Why Planned Serendipity Matters, and How 'Unconferencing' Is a Great Place to Start

I've noticed two things about the ad game. First, we're a business that - on the surface - changes and moves at a fast pace. As new technologies emerge brands are rightly inclined to ride the wave presented by each trend, thereby evolving their businesses against a changed fitness landscape. Some of these are big waves whereas others are smaller.

Yet - Second - as the waves break there are some steady truths that underlie the business that we're in: the need for scale, the significance of insights in gaining advantage, the importance of creativity and imagination. After all, humans are the constant in a world of changing technology.

As function of both of these dynamics, we're in an industry that is occupied with cracking the code: "How do I apply this tech?" "What's the insight?" "How did they do that?" "What is their secret sauce?"

And the truth is, the really good sauce, the super secret stuff, is often in our blind spots. The things that don't know that you don't know are often the most transformative. A recent article by the Fast Company points to the significance of seemingly random events as the birthplace of many category-changing companies, and the premise of Peter Thiel's book Zero to One is that all big companies should have a secret at their core. So, given the value of what we don't know, the question is: How can we improve our diets to include a bit more serendipity?

Ironically, there is a way you can plan for this. Introducing "unconferencing".

This is something introduced to me at WPP's Stream event, which has become an annual pilgrimage for me and many others, and it was originally conceived by Tim O'Reilly with Foo Camp. Before I share some of the nuggets this year's Stream event, here's a simplistic guide to how it works...

  • Interesting people
  • Chairs
  • Whiteboards
  • Pens
  • Wine (optional, but recommended)
  • Sunshine (optional, but unreliable)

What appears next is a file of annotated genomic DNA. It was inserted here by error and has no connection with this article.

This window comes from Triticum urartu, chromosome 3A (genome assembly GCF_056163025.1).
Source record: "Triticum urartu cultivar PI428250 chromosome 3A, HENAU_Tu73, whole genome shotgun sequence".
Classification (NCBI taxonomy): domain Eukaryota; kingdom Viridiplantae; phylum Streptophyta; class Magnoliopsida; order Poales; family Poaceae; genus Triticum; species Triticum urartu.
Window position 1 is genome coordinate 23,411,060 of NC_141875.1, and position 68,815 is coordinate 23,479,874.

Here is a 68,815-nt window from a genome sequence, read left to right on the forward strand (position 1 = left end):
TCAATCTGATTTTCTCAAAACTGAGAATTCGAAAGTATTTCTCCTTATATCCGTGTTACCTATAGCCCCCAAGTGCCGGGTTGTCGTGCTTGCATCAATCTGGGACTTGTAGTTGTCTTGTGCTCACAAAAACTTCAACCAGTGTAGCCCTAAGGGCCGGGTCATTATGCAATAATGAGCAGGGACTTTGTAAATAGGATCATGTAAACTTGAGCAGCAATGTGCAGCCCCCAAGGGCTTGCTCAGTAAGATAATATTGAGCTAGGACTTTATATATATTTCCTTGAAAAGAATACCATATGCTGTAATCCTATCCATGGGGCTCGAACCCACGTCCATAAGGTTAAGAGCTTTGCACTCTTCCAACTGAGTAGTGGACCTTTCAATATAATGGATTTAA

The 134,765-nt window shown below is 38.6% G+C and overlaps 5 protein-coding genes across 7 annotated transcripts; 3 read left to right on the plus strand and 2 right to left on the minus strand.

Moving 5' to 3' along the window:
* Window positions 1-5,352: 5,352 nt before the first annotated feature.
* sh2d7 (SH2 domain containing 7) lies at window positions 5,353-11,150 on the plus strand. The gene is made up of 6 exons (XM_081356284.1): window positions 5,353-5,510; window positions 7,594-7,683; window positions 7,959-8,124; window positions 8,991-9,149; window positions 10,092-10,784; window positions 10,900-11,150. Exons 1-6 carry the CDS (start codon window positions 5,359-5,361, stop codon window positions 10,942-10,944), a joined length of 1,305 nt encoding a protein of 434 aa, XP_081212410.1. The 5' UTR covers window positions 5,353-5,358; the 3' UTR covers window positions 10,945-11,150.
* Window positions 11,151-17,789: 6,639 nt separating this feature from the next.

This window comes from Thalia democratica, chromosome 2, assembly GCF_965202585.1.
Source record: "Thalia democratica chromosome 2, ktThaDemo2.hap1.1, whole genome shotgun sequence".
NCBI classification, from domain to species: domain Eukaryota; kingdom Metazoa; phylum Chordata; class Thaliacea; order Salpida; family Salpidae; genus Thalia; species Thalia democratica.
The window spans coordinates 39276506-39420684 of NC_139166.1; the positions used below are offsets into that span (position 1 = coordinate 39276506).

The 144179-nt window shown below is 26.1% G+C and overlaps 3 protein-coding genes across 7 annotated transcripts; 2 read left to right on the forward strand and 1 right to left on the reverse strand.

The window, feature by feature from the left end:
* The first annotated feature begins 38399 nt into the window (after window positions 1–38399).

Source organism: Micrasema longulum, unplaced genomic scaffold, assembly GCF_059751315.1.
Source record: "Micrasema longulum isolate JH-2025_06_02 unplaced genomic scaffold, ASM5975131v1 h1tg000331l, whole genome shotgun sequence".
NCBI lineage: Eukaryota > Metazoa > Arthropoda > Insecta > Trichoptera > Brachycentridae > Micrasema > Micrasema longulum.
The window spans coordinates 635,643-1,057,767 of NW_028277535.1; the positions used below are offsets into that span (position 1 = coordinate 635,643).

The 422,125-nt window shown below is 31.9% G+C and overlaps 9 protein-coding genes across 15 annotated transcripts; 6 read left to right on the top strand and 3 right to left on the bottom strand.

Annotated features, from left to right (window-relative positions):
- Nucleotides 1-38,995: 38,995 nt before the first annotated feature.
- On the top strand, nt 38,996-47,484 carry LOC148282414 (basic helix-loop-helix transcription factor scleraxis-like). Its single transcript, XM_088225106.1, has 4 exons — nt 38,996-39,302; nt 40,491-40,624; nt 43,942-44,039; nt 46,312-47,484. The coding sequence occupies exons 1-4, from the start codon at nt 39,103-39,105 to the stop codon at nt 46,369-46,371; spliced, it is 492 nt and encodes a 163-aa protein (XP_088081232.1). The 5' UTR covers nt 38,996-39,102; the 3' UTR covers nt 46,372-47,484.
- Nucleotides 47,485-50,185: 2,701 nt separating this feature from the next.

• Lead a discussion...
  • Approach the whiteboard with the blank agenda (only showing room names and times)
  • Take a white marker and write down in a free slot on the agenda the headline for a topic that personally interests you
  • Go to your discussion at the right time/place and meet a bunch of cool and interesting people (between 7-30 people)
  • Kick things off for 10 mins (no slides!) and then give it to the floor
  • Drink some wine
  • Take part in a discussion
  • Approach the whiteboard with your personal agenda
  • Choose the discussions that turns you on that you would like to attend (they vary from "The future of (un)education", "Teen Girl Enthusiasts" and "The Internet is Changing in Africa!"). Follow your nose and nourish your interests.
  • Write the time and location in your agenda
  • Don't merely listen in, but also provide your perspective and expertise
  • Drink some wine

It's pretty simple.


Here are some examples of what I took away from Stream this year...

  1. New channels provide value beyond their reach

In a discussion led by David Roter at Twitter and Amber Lee from Visual Country, we discovered how the inherent constraints in working with Vine and Twitter offer amazing organizational and creative stress tests for brands; these channels have merit beyond their reach. We discussed whether there was a need for these channels to try and provide standard formats in an age of such diversity, and the conclusion seemed to be "YES".

  • The new toolset provided by digital influence practices is having a positive impact on how we approach traditional celebrity relationships
    With Claire Holden and Candace Kuss from Hill & Knowlton, we touched on how the new techniques that have been developed for working with new-gen talent can be applied to more traditional celebrity engagements. YouTuber Alexis G Zall emphasized that brands need to learn how to hand over more control to these new influencers to be successful.
  • Media companies need to explore new revenue streams, including content creation and retail, to continue to grow their revenues
    In a discussion led by Evan Orensten from Cool Hunting and Nick Hodulik from GoPro and Eric Kuhn from Layer3 TV entitled "Music, Porn... Content?", we debated whether media companies will go the same way as the music and porn industries in their struggle to monetize what they do. We considered that some of the bigger media companies will likely become key players in the content creation game, and that the biggest of the bunch could become "go to" providers in their categories (e.g. VICE = Millennials).
  • INTREPRENERUSHIP means having skin in the game I proposed a discussion about making "intrepreneurship" a reality in companies. We concluded it is important to go beyond talking about it and turn to the organizational structures that underpin the business. Sir Martin Sorrell emphasized the need for employees to have skin in the game if we're to expect them to have the level of accountability seen in entrepreneurs (which would require new remuneration approaches for some companies).
  • The variety of perspectives and the amount of progress you can make in a relatively short time, using this format, is impressive. And while it isn't a guaranteed way to get hold of the secrets we need in business to gain advantage, it's a great place to start.

    NB. Although Stream is an invite-only event, they have a wild card competition each year offering four places based on merit. I look forward to seeing you there!